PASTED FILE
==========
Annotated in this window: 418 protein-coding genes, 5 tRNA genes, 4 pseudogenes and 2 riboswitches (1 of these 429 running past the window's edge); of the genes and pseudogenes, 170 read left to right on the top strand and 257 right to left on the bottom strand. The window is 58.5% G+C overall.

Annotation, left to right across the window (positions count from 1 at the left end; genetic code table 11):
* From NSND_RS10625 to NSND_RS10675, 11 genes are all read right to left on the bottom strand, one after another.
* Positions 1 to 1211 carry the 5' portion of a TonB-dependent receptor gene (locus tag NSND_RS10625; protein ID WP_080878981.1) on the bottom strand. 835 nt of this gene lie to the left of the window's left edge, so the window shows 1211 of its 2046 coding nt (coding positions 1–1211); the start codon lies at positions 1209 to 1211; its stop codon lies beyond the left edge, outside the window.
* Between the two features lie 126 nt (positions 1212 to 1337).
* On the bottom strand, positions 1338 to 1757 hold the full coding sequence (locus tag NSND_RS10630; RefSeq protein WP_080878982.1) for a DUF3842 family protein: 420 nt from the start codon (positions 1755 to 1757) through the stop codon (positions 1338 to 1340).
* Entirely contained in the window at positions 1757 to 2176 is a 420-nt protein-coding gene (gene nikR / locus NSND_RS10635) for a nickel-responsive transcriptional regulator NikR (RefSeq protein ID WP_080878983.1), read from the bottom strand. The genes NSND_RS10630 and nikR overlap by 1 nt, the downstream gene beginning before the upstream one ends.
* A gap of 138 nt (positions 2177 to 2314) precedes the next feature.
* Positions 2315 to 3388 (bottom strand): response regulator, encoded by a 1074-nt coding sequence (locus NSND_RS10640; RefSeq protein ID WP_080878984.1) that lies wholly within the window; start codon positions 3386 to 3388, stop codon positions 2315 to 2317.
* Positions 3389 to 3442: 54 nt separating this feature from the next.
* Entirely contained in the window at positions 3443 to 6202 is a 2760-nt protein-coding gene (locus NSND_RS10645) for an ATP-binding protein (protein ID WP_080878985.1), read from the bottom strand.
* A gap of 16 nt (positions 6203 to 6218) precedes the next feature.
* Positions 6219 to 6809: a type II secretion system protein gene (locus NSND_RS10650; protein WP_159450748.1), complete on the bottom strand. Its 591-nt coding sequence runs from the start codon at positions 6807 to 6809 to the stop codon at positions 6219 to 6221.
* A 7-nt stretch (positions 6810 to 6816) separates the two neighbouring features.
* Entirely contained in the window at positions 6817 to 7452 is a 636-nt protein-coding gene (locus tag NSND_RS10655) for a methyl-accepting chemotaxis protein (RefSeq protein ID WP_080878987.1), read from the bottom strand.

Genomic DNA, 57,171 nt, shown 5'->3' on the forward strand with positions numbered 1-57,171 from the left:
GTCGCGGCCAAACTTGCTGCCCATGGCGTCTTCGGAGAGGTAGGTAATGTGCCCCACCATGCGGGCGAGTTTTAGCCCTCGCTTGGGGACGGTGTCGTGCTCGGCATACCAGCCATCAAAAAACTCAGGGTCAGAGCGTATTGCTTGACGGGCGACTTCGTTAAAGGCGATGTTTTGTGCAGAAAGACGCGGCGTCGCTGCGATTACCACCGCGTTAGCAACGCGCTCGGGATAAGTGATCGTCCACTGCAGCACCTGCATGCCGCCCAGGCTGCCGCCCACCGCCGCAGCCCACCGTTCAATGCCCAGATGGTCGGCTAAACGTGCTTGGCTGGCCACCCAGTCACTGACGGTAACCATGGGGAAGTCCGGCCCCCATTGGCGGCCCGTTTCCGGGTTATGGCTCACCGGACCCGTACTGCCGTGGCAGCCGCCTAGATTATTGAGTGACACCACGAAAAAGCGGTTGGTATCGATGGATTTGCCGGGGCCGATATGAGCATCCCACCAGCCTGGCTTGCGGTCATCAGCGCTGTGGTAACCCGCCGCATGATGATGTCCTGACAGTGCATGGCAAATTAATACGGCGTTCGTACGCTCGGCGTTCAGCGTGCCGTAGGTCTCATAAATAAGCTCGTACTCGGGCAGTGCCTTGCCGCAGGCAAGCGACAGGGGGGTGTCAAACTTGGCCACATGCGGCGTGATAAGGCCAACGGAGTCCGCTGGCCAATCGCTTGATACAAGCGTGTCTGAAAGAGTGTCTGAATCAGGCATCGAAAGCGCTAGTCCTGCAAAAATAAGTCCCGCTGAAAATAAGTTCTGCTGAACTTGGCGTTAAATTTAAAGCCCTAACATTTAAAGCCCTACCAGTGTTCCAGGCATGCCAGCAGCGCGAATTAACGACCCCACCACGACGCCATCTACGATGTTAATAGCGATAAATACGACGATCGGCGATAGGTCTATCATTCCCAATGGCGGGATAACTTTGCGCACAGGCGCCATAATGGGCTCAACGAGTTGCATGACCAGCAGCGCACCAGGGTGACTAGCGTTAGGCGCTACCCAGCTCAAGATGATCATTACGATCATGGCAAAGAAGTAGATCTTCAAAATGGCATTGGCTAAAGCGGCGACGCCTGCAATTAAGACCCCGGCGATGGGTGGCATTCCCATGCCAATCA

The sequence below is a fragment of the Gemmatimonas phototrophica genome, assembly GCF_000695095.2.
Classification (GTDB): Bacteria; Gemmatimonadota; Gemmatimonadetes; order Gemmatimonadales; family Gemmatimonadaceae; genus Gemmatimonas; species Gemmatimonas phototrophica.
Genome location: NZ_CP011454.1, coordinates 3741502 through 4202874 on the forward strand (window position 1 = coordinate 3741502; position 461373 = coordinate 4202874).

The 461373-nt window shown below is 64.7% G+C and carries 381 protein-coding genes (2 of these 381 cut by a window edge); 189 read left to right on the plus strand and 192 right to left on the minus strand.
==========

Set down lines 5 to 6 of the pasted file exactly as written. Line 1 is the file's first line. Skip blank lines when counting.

* Between the two features lie 126 nt (positions 1212 to 1337).
* On the bottom strand, positions 1338 to 1757 hold the full coding sequence (locus tag NSND_RS10630; RefSeq protein WP_080878982.1) for a DUF3842 family protein: 420 nt from the start codon (positions 1755 to 1757) through the stop codon (positions 1338 to 1340).